So I started heading out to the wedding, slowly, surely, taking turns at five mph. Yeah, I’m that guy at the light that only let two people through the red, because I wouldn’t step on the gas while making the turn. I got fifteen minutes away and realized, I forgot my camera. This was the biggest cake of my career so far and no camera. I told the wedding coordinator I would be there at four. I was in a wedding, I know how important schedule is, so I left the camera behind. I got to the church a little after four and met with Jen the florist/wedding coordinator and we came up with a plan for the flowers on the cake. She mentioned that around 6:30 we would start decorating it with the flowers. YES! I had time to go get my camera. So I raced home, had some dinner and got dressed for the wedding. I headed out the door and fifteen minutes down the road I realized I again forgot the camera. Did I mention I was stressed? No time to go back.
We decorated the cake and it turned out great. I even had a few minutes to spare before transporting it from the kitchen to the reception area. Did I mention the reception area was outside about 150 yards away? I know I mentioned the cake was heavy, and I already destroyed my box to put the finishing touches around the bottom of the cake. So I took a deep breath, placed the cake on a cutting board that would support it, and started praying. I had my own personal escort in Mary Beth. She walked in front and navigated a path for me. I kept hearing her, “Look out for the root…we have a step up here…you’re doing well.” Meanwhile all I can think of is this cake landing on the ground, and, if it did, how fast could I get out of there. We made it! As soon as I set the cake down, the sun peaked out from a cloud, birds landed on my shoulders and somewhere someone was singing Zip-a-Dee-Doo-Dah. All was right with the world.
The reception was beautiful. I was set in a semi-wooded area, not a forest, but shade trees and lanterns strung from tree to tree, you know those receptions you see in movies, where the bridesmaid just realizes she is in love and needs to run to the airport and catch her beau before he leaves for Paris? It was that kind of reception. The last step of the night was cutting the cake for the guests. I started cutting it by myself and noticed the line getting longer and longer. Oh no, here comes the stress again. And then an angel named Nicole appeared and asked if she could help me. I must have looked like I needed help, because I did. We knocked out that dessert line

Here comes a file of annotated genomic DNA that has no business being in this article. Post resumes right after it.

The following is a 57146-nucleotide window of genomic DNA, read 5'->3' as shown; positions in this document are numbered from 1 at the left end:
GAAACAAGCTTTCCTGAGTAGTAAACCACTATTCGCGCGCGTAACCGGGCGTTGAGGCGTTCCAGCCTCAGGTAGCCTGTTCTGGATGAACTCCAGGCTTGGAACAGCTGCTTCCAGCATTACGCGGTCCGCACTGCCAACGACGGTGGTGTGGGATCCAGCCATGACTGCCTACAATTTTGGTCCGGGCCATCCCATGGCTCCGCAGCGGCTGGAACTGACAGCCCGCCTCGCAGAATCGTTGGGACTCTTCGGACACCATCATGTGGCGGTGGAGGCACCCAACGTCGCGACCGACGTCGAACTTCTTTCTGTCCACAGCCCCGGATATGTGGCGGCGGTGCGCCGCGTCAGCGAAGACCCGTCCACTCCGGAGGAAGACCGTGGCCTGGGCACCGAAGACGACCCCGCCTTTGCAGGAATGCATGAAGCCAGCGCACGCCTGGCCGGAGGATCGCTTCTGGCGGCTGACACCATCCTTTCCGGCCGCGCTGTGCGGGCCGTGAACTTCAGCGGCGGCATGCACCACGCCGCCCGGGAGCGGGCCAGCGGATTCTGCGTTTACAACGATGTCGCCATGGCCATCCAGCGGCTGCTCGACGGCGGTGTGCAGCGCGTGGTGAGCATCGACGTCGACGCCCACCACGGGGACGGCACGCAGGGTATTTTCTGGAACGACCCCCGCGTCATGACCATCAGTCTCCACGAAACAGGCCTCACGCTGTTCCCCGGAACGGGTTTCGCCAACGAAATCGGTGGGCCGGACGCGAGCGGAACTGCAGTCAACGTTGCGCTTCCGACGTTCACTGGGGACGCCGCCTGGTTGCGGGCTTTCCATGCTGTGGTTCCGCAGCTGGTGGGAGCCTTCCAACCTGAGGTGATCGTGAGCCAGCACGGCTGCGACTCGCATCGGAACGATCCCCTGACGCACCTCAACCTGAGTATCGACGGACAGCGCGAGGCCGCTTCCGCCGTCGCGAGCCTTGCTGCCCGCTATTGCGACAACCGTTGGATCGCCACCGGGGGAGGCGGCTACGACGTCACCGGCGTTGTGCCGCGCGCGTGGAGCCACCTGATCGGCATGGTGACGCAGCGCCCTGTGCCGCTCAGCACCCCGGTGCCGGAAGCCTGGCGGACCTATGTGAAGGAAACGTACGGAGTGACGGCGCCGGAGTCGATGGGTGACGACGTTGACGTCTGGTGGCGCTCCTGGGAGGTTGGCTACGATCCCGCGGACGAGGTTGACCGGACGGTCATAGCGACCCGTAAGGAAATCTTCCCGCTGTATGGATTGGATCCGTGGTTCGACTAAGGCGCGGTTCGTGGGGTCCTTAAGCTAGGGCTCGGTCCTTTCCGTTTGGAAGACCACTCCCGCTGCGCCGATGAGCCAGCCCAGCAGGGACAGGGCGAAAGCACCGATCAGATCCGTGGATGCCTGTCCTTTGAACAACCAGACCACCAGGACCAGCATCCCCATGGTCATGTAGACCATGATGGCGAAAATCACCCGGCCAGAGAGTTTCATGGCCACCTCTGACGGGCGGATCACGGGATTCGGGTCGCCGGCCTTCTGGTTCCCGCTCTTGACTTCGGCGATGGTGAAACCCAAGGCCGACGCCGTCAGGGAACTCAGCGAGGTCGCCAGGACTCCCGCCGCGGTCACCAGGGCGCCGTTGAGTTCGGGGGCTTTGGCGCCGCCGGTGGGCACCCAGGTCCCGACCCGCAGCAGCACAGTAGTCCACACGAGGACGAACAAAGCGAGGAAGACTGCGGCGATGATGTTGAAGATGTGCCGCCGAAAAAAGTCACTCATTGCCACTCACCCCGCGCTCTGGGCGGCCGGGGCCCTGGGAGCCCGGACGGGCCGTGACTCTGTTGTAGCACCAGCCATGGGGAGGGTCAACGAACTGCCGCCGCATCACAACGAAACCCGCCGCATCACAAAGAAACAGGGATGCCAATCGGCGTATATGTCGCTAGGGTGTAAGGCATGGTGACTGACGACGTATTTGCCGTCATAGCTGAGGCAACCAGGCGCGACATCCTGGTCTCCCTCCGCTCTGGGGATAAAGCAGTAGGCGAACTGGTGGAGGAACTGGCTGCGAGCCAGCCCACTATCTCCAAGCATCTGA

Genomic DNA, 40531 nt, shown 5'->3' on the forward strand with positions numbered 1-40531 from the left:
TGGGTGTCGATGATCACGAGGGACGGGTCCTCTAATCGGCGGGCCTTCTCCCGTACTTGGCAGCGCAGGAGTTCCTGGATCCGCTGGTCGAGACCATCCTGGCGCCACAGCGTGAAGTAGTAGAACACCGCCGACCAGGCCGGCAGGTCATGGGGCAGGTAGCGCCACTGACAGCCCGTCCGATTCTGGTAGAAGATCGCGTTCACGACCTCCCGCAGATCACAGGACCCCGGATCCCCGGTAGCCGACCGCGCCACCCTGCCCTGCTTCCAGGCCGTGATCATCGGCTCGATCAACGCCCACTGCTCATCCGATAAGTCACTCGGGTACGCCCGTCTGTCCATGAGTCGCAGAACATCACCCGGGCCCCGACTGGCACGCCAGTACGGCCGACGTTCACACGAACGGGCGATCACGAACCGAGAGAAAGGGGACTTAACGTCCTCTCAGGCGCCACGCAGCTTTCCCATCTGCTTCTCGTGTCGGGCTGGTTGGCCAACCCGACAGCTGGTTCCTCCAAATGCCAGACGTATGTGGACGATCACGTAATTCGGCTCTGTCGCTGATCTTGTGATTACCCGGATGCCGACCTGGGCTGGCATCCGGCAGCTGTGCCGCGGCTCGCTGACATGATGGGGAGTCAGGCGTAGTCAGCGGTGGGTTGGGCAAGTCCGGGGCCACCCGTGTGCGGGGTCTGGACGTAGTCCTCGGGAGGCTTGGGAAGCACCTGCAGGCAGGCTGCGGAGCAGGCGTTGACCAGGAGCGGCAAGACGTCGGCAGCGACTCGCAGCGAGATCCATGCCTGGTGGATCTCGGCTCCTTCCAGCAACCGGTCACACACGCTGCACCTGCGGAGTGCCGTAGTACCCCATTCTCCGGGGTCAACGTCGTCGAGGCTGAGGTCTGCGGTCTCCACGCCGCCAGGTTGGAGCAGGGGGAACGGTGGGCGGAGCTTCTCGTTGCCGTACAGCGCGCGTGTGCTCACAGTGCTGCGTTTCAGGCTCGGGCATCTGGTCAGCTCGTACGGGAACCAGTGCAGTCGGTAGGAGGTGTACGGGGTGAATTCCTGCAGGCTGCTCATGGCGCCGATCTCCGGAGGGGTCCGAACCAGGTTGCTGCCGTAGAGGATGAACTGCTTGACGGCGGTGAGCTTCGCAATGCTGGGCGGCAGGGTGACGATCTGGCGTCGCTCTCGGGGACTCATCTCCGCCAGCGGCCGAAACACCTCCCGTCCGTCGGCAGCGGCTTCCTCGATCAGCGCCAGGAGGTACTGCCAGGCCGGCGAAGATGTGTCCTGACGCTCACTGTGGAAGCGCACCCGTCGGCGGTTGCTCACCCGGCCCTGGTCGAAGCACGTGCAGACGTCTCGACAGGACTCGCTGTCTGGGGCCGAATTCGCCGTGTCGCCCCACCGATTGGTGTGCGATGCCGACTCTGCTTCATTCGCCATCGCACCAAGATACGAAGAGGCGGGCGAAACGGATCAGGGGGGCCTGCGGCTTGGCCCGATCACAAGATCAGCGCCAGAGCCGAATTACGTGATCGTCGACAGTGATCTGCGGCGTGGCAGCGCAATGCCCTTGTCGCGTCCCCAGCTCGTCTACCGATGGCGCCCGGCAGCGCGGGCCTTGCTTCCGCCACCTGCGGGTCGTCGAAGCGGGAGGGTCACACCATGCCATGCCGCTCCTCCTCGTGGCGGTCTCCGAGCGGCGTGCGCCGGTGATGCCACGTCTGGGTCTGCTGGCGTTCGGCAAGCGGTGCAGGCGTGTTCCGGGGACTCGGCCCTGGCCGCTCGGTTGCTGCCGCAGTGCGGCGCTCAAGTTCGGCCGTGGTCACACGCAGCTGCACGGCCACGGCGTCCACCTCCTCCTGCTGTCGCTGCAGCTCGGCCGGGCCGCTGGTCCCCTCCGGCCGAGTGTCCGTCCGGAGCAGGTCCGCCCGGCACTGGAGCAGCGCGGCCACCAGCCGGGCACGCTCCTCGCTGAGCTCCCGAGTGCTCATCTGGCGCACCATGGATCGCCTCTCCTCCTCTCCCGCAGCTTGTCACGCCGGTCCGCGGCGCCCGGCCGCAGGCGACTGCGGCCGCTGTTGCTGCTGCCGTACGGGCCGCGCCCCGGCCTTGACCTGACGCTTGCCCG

in no time. I am still grateful for that gesture.
At the end of the day, I had several compliments on the cake, a good friend of mine from high school let me use her camera (thanks Megan!) and the cake did not fall apart. If there is one thing I learned, it’s this…I can’t wait to do it again.
Thanks to the newlyweds, David and Andrea, for the opportunity and may God bless your marriage.
So I know I haven’t been on here in a while, but I have some good reasons you see…this is the part where I make excuses for not blogging and your mind starts to wander a little and you lose interest, so I am going to fast forward to the end…and finally we are back
in our house in Greenville. I have had the opportunity to make a couple cakes for non-family members and these cakes stressed me out! Don’t get me wrong I loved every minute of it, but the anticipation of someone I have never met eating my cake was enough to give me some gray hair. Yes, I know I already have a lot of gray, but that’s not the point.
So let’s get down to it and check out these cakes I made. The first one was for a 40th birthday party, my first “stranger” cake. The cake was supposed to look like a gift wrapped in a bow. I thought I would use modeling chocolate for the tops of the gift boxes and the ribbon. The order called for a gift tag also, so I made one out of sugar paste, dusted off my calligraphy skills and used black food coloring for ink. (I must say, I am not too bad at the calligraphy). Anyway, here is my 40th birthday cake.
The next was for a first birthday, and the theme of this one was golf. I felt I needed to get some inspiration for this cake by playing 18 holes, but my wife game me enough inspiration by having me run to the store, so I had to go off memory. I took a plaid design for the bottom tier and topped that tier with green fondant. I decided to create a 9 hole, non-playable, course on top of the bottom tier. I used golf balls to elevate the middle tier to sit over the course. On the middle tier I used green fondant and green icing to simulate grass, then made the tees, clubs and balls out of modeling chocolate. For the very top of the cake I made the replica golf ball out of cake and fondant and the club and flag out of modeling chocolate. Again, dusting off the calligraphy, I wrote the happy birthday greeting.